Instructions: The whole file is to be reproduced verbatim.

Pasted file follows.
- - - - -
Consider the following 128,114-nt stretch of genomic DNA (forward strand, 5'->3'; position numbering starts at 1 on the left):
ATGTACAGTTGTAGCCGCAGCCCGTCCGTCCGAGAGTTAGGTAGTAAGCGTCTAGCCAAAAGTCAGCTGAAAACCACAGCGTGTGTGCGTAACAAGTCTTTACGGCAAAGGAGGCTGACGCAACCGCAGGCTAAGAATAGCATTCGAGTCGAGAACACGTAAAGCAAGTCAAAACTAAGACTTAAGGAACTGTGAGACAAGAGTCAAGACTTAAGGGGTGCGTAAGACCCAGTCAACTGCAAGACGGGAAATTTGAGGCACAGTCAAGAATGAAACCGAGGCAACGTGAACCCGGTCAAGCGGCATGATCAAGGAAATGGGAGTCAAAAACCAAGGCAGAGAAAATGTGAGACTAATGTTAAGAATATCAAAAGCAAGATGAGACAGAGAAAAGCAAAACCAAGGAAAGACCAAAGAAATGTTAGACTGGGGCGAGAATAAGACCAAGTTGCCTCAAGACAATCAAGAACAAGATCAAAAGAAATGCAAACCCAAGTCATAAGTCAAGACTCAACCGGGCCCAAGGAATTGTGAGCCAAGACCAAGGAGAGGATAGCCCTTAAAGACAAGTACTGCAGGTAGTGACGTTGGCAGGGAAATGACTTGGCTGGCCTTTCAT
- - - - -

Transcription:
Consider the following 128,114-nt stretch of genomic DNA (forward strand, 5'->3'; position numbering starts at 1 on the left):
ATGTACAGTTGTAGCCGCAGCCCGTCCGTCCGAGAGTTAGGTAGTAAGCGTCTAGCCAAAAGTCAGCTGAAAACCACAGCGTGTGTGCGTAACAAGTCTTTACGGCAAAGGAGGCTGACGCAACCGCAGGCTAAGAATAGCATTCGAGTCGAGAACACGTAAAGCAAGTCAAAACTAAGACTTAAGGAACTGTGAGACAAGAGTCAAGACTTAAGGGGTGCGTAAGACCCAGTCAACTGCAAGACGGGAAATTTGAGGCACAGTCAAGAATGAAACCGAGGCAACGTGAACCCGGTCAAGCGGCATGATCAAGGAAATGGGAGTCAAAAACCAAGGCAGAGAAAATGTGAGACTAATGTTAAGAATATCAAAAGCAAGATGAGACAGAGAAAAGCAAAACCAAGGAAAGACCAAAGAAATGTTAGACTGGGGCGAGAATAAGACCAAGTTGCCTCAAGACAATCAAGAACAAGATCAAAAGAAATGCAAACCCAAGTCATAAGTCAAGACTCAACCGGGCCCAAGGAATTGTGAGCCAAGACCAAGGAGAGGATAGCCCTTAAAGACAAGTACTGCAGGTAGTGACGTTGGCAGGGAAATGACTTGGCTGGCCTTTCAT